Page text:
Analysts and fund managers who dabble in the world of retailers often decry the fickle whims and tastes of the consumer, without realizing that they themselves are little better. Look at the case of apparel maker Oxford Industries (NYSE:OXM). Pre-market trading suggested that a 2% downward revision on full-year earnings would lead to a much nastier drop in the stock. The stock is down almost 14%.

Not that it seems that investors are going to care too much, but second-quarter results were actually respectable. Sales climbed 7% and beat the average estimate, while the earnings-per-share figure of $0.62 also slightly beat the estimate and the company's own prior guidance of $0.55-$0.60.

The margin picture was fine -- gross margin improved about half a percentage point, and the operating margin moved up to 7.3% from 6.6% a year ago. That allowed a 7% top-line gain to morph into a 21% gain in earnings. Other metrics like inventories (up 3%) and accounts receivable (up 6%) looked fine, but as Rich Smith rightly pointed out yesterday, it'll be worth waiting for the 10-Q to see the breakdown of inventory between finished goods and raw materials.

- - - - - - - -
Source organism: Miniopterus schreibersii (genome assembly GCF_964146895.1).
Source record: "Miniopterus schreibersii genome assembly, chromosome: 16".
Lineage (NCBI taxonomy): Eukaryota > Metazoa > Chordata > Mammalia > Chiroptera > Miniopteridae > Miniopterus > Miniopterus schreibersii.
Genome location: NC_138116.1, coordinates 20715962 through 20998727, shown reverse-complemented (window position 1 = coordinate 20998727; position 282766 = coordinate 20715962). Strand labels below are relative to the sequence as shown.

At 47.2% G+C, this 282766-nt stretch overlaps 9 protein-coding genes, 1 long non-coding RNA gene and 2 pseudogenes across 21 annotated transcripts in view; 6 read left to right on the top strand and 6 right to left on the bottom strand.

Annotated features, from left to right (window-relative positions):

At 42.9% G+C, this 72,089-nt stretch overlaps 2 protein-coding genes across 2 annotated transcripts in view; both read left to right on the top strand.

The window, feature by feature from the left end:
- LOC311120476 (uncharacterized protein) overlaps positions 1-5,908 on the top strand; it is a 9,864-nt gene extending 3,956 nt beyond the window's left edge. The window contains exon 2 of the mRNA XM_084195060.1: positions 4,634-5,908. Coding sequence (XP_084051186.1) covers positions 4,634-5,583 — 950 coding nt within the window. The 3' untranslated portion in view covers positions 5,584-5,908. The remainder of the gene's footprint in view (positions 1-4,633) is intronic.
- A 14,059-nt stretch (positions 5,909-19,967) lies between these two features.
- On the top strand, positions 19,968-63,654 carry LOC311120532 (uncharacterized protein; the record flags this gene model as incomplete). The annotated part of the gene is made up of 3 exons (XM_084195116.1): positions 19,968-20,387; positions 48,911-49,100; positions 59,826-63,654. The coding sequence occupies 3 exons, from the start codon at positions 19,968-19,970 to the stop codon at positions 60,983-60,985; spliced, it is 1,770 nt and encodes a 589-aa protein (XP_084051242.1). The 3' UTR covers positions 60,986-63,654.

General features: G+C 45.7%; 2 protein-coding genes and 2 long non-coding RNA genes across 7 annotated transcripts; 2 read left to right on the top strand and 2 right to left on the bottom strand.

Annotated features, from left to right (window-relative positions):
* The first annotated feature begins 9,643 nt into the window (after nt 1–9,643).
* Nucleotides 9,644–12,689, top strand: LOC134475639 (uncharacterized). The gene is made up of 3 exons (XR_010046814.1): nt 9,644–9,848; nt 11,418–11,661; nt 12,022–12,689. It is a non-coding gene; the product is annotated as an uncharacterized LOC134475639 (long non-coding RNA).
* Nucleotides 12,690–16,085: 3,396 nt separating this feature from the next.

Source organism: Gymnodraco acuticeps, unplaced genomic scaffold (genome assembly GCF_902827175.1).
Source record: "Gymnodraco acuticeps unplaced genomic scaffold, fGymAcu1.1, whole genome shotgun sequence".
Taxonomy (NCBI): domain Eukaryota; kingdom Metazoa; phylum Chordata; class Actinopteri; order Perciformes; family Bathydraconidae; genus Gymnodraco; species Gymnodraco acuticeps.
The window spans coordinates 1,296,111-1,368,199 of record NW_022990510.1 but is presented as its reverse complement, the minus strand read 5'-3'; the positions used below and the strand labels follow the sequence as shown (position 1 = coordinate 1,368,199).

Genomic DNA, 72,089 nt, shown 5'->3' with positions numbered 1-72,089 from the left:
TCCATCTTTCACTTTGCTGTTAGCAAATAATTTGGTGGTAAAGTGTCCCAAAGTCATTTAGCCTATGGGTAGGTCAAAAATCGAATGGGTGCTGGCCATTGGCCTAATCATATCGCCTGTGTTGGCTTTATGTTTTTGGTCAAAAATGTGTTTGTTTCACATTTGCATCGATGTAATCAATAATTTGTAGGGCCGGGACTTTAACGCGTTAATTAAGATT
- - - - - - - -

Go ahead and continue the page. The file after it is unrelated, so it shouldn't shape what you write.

Looking at the business units, top-line growth in menswear and the Tommy Bahama business was pretty modest, while womenswear jumped 26% on higher orders from Wal-Mart (NYSE:WMT) and Target (NYSE:TGT). Unfortunately, the Land's End business at Sears (NASDAQ:SHLD) isn't performing so well, and management doesn't seem to be expecting a big turnaround there until/unless Sears management figures out what it's doing with the brand.

I left off my last column on Oxford with the Milquetoast caveat that I'd need to do some further digging before getting more definitively bullish or bearish on the stock. Unfortunately, the picture is still a bit mixed. I do believe that management can do better, but the return on capital and valuation just aren't quite appealing enough for me to bet on them with my own cash.

Try on more Foolishness for size:

Fool contributor Stephen Simpson has no financial interest in any stocks mentioned (that means he's neither long nor short the shares).